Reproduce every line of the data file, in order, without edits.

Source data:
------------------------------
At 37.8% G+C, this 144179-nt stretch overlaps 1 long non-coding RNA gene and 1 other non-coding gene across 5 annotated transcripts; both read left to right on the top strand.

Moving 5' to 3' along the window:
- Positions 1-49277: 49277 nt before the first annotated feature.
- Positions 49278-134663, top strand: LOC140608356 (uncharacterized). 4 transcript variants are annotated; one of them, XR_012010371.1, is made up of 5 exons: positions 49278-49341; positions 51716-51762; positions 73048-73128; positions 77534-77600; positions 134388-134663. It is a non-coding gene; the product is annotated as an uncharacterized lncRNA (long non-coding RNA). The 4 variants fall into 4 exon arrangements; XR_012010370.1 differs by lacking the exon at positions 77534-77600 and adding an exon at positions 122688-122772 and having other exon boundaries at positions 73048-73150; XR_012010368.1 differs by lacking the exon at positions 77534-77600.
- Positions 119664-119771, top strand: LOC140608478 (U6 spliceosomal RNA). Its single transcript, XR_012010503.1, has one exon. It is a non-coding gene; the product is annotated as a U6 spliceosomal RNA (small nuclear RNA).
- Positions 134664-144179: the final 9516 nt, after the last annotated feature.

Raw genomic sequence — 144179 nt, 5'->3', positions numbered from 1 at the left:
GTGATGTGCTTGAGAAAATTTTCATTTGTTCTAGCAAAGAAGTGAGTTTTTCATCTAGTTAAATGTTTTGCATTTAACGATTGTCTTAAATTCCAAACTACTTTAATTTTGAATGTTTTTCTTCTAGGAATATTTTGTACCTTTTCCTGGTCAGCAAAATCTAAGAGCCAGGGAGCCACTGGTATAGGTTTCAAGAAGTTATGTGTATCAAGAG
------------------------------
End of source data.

At 37.8% G+C, this 144179-nt stretch overlaps 1 long non-coding RNA gene and 1 other non-coding gene across 5 annotated transcripts; both read left to right on the top strand.

Moving 5' to 3' along the window:
- Positions 1-49277: 49277 nt before the first annotated feature.
- Positions 49278-134663, top strand: LOC140608356 (uncharacterized). 4 transcript variants are annotated; one of them, XR_012010371.1, is made up of 5 exons: positions 49278-49341; positions 51716-51762; positions 73048-73128; positions 77534-77600; positions 134388-134663. It is a non-coding gene; the product is annotated as an uncharacterized lncRNA (long non-coding RNA). The 4 variants fall into 4 exon arrangements; XR_012010370.1 differs by lacking the exon at positions 77534-77600 and adding an exon at positions 122688-122772 and having other exon boundaries at positions 73048-73150; XR_012010368.1 differs by lacking the exon at positions 77534-77600.
- Positions 119664-119771, top strand: LOC140608478 (U6 spliceosomal RNA). Its single transcript, XR_012010503.1, has one exon. It is a non-coding gene; the product is annotated as a U6 spliceosomal RNA (small nuclear RNA).
- Positions 134664-144179: the final 9516 nt, after the last annotated feature.

Raw genomic sequence — 144179 nt, 5'->3', positions numbered from 1 at the left:
GTGATGTGCTTGAGAAAATTTTCATTTGTTCTAGCAAAGAAGTGAGTTTTTCATCTAGTTAAATGTTTTGCATTTAACGATTGTCTTAAATTCCAAACTACTTTAATTTTGAATGTTTTTCTTCTAGGAATATTTTGTACCTTTTCCTGGTCAGCAAAATCTAAGAGCCAGGGAGCCACTGGTATAGGTTTCAAGAAGTTATGTGTATCAAGAG